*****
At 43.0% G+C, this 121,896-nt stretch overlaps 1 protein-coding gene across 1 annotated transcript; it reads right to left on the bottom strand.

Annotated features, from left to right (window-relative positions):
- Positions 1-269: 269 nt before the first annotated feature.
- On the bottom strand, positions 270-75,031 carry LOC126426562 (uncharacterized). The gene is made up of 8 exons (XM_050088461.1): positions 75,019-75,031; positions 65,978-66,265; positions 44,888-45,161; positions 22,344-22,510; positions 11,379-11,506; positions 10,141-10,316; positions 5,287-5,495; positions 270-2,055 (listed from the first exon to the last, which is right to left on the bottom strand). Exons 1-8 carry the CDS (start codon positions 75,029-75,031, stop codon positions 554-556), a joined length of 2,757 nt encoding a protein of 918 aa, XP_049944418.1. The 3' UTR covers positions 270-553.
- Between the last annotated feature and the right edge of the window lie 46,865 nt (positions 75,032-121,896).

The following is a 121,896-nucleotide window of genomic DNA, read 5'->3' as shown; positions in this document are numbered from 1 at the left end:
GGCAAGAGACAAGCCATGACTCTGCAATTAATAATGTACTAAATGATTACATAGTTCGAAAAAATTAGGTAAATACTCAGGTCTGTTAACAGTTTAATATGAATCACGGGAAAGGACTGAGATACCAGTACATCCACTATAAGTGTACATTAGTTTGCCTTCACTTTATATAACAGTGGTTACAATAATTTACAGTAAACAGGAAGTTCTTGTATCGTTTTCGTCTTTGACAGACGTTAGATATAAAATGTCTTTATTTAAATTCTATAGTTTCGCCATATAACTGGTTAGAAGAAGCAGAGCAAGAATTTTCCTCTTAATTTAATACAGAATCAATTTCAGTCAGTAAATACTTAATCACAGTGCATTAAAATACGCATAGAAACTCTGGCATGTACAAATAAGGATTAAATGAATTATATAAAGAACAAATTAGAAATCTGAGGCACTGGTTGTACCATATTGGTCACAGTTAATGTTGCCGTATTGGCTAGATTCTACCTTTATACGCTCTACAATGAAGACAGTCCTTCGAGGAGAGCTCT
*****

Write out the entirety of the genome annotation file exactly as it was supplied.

At 43.0% G+C, this 121,896-nt stretch overlaps 1 protein-coding gene across 1 annotated transcript; it reads right to left on the bottom strand.

Annotated features, from left to right (window-relative positions):
- Positions 1-269: 269 nt before the first annotated feature.
- On the bottom strand, positions 270-75,031 carry LOC126426562 (uncharacterized). The gene is made up of 8 exons (XM_050088461.1): positions 75,019-75,031; positions 65,978-66,265; positions 44,888-45,161; positions 22,344-22,510; positions 11,379-11,506; positions 10,141-10,316; positions 5,287-5,495; positions 270-2,055 (listed from the first exon to the last, which is right to left on the bottom strand). Exons 1-8 carry the CDS (start codon positions 75,029-75,031, stop codon positions 554-556), a joined length of 2,757 nt encoding a protein of 918 aa, XP_049944418.1. The 3' UTR covers positions 270-553.
- Between the last annotated feature and the right edge of the window lie 46,865 nt (positions 75,032-121,896).

The following is a 121,896-nucleotide window of genomic DNA, read 5'->3' as shown; positions in this document are numbered from 1 at the left end:
GGCAAGAGACAAGCCATGACTCTGCAATTAATAATGTACTAAATGATTACATAGTTCGAAAAAATTAGGTAAATACTCAGGTCTGTTAACAGTTTAATATGAATCACGGGAAAGGACTGAGATACCAGTACATCCACTATAAGTGTACATTAGTTTGCCTTCACTTTATATAACAGTGGTTACAATAATTTACAGTAAACAGGAAGTTCTTGTATCGTTTTCGTCTTTGACAGACGTTAGATATAAAATGTCTTTATTTAAATTCTATAGTTTCGCCATATAACTGGTTAGAAGAAGCAGAGCAAGAATTTTCCTCTTAATTTAATACAGAATCAATTTCAGTCAGTAAATACTTAATCACAGTGCATTAAAATACGCATAGAAACTCTGGCATGTACAAATAAGGATTAAATGAATTATATAAAGAACAAATTAGAAATCTGAGGCACTGGTTGTACCATATTGGTCACAGTTAATGTTGCCGTATTGGCTAGATTCTACCTTTATACGCTCTACAATGAAGACAGTCCTTCGAGGAGAGCTCT